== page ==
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Creating a list in Python- something sneaky going on?
Creating an empty list in Python

Consider the following:

mylist = list()

and:

mylist = []

Is there any benefit to using list() or [] - should one be used over the other in certain situation ?

Thanks

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marked as duplicate by vezult, mgilson, Sven Marnach, joaquin, Alex W Aug 2 '12 at 15:24

This question has been asked before and already has an answer. If those answers do not fully address your question, please ask a new question.

2  
I'm inclined to think the [] literal would be faster since it saves a function call, but I've been wrong before. Did you try measuring this? –  Frédéric Hamidi Aug 2 '12 at 15:04
1  
@FrédéricHamidi -- I'm pretty sure I've seen this in a SO post before. I'll try to find it ... –  mgilson Aug 2 '12 at 15:05
    
I haven't tried measuring, I will try and update soon, thanks Frederic –  Sherlock Aug 2 '12 at 15:05
    
@FrédéricHamidi: Isn't it just syntactic sugar? In that case it probably wouldn't save a function call. –  David Robinson Aug 2 '12 at 15:05
1  
This question is phrased better, in my opinion. –  Marcin Aug 2 '12 at 15:11

2 Answers 2

up vote 13 down vote accepted

For an empty list, I'd recommend using []. This will be faster, since it avoids the name look-up for the built-in name list. The built-in name could also be overwritten by a global or local name; this would only affect list(), not [].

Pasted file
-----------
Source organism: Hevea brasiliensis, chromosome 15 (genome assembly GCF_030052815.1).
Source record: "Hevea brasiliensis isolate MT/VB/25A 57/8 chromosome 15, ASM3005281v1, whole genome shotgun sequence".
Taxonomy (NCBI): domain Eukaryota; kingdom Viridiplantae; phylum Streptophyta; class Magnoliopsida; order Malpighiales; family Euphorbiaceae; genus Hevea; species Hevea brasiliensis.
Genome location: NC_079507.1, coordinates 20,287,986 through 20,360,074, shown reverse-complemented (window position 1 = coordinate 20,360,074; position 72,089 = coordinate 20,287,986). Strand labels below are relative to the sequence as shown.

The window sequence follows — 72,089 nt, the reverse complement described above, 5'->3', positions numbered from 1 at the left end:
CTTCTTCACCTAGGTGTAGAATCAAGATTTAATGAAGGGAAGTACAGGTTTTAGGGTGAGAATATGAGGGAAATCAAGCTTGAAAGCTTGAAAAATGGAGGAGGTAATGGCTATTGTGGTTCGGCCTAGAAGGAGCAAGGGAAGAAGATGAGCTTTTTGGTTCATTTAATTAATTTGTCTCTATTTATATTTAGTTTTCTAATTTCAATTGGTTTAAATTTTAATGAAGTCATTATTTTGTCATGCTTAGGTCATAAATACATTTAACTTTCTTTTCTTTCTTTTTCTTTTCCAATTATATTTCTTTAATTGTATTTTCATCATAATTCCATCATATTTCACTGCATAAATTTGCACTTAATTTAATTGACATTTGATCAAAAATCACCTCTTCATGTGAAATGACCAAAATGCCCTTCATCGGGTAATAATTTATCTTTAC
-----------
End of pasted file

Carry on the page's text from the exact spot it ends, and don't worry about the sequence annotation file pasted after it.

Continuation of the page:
The list() built-in is useful to convert some other iterable to a list, though:

a = (1, 2, 3)
b = list(a)

For completeness, the timings for the two options for empty lists on my machine (Python 2.7.3rc2, Intel Core 2 Duo):

In [1]: %timeit []
10000000 loops, best of 3: 35 ns per loop

In [2]: %timeit list()
10000000 loops, best of 3: 145 ns per loop
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What about explicit > implicit? When I see "list()" I don't bat an eye. If I see "[]" I think twice, especially when I found out that python is introducing {} for both dict() and set() :o –  gsk Aug 2 '12 at 15:16
4  
@gsk: A list with two elements [1, 2]; a list with one element: [1]; a list without elements []. Seems pretty explicit to me. I know the same example would look different for sets in Python 3 – this is about the only design decision for 3.x I don't like. –  Sven Marnach Aug 2 '12 at 15:17
1  
@gsk and I think twice when list() is called without parameters. [] is more explicit to me, and kind of is by definition... since that is the definition. –  Logan Aug 2 '12 at 15:23
    
Ok Ok :D don't gang up on me. I too once preferred [] to list(), but since then my tastes have changed. If I had only commented several months ago, I might've fallen into friendlier company. [] it is –  gsk Aug 2 '12 at 15:28

The two are completely equivalent, except that it is possible to redefine the identifier list to refer to a different object. Accordingly, it is safer to use [] unless you want to be able to redefine list to be a new type.

Technically, using [] will be very slightly faster, because it avoids name lookup. This is unlikely to be significant in any case, unless the programme is allocating lists constantly and furiously.

As Sven notes, list has other uses, but of course the question does not ask about those.

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